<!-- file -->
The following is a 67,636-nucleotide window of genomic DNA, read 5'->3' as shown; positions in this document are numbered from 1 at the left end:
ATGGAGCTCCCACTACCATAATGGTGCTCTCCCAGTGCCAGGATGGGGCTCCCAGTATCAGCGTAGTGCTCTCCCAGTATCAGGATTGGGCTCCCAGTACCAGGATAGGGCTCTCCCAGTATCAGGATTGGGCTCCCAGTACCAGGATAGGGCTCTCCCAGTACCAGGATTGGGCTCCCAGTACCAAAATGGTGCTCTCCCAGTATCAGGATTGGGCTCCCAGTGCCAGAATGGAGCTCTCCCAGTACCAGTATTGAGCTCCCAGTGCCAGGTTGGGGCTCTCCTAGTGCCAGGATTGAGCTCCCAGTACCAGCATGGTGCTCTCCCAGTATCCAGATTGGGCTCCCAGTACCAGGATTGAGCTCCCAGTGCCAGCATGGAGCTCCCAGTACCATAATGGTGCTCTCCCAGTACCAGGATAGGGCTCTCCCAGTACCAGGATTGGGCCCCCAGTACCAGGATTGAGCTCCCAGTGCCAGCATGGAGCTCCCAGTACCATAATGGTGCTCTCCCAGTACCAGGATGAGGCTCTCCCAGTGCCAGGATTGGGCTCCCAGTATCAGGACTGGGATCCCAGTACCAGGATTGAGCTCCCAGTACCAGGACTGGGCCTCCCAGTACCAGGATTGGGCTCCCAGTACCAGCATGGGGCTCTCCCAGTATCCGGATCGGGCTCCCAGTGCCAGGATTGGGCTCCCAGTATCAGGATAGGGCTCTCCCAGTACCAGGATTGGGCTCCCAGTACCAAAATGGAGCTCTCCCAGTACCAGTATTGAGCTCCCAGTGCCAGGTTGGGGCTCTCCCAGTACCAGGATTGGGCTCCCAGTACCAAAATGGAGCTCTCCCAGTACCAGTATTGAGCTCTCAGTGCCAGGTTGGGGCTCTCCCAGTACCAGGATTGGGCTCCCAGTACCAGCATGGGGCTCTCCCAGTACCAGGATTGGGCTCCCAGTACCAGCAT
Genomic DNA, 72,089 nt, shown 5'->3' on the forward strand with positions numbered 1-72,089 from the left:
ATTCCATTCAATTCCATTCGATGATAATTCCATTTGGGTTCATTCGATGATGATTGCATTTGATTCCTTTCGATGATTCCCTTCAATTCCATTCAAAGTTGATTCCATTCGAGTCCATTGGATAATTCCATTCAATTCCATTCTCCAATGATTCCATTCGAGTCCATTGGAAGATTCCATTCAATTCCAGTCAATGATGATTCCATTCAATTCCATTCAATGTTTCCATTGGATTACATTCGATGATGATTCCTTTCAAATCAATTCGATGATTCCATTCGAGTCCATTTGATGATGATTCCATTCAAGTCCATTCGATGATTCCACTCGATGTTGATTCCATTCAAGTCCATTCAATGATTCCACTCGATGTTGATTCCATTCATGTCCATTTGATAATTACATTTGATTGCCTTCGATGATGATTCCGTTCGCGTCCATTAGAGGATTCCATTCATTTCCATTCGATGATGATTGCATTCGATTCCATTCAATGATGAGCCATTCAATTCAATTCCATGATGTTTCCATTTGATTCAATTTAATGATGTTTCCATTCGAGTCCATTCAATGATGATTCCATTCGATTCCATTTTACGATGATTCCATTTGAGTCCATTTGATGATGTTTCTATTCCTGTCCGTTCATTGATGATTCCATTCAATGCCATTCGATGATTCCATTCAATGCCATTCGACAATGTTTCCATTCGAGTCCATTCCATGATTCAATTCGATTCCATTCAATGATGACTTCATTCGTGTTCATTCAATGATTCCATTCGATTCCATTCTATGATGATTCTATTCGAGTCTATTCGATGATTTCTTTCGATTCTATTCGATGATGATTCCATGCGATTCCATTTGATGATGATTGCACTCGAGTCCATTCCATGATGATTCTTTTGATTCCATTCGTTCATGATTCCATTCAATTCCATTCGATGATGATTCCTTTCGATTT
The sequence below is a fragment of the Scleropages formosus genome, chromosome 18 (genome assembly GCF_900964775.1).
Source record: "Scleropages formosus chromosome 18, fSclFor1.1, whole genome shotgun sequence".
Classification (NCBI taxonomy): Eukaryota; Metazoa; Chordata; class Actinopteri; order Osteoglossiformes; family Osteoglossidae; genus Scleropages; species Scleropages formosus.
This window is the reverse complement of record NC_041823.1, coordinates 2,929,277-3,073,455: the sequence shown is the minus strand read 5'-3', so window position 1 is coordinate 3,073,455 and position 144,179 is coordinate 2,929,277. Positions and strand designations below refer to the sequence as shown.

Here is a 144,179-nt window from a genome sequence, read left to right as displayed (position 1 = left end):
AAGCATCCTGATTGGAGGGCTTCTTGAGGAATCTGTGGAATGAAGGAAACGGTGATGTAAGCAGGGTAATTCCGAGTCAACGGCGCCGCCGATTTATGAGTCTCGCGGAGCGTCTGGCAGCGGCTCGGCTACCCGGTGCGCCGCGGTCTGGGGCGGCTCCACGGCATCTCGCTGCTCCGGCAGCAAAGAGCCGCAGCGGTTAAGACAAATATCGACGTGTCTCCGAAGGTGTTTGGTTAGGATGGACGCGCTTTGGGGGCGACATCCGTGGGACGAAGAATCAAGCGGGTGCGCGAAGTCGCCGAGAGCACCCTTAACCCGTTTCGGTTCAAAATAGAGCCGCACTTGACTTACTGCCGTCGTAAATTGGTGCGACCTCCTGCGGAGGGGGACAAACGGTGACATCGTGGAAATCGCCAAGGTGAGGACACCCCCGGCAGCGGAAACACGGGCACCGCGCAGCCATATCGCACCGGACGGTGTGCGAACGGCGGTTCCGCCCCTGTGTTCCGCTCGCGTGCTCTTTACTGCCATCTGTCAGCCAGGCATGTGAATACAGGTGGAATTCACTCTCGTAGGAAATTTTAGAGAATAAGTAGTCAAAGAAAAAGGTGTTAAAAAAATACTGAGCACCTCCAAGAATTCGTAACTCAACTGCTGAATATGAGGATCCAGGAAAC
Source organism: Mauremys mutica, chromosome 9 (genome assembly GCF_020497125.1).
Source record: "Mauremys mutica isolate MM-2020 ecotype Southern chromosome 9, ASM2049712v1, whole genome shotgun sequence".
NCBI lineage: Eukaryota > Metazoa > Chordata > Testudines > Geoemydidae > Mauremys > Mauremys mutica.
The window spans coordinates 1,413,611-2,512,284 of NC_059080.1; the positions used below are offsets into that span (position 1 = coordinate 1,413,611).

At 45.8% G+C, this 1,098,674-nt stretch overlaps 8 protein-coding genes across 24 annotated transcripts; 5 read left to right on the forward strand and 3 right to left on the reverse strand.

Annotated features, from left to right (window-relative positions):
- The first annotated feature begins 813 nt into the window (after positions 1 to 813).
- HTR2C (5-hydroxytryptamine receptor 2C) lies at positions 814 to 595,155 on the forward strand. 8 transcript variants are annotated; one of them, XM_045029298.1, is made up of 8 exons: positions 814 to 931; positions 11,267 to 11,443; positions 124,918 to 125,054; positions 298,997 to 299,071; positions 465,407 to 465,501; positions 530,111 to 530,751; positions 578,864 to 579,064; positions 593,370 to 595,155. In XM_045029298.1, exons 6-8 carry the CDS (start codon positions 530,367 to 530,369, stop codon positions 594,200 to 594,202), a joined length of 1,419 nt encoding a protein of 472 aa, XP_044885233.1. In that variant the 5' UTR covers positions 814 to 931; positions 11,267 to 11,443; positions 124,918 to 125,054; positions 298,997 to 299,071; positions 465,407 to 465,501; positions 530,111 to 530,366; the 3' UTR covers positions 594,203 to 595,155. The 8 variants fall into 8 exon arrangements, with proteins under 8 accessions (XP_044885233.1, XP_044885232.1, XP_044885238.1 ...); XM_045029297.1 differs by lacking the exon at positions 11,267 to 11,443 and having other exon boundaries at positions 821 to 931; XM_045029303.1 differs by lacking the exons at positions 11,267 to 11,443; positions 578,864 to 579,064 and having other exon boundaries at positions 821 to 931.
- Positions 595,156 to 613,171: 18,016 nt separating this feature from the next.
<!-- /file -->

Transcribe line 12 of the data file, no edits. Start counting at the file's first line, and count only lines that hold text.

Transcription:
Source record: "Mauremys mutica isolate MM-2020 ecotype Southern chromosome 9, ASM2049712v1, whole genome shotgun sequence".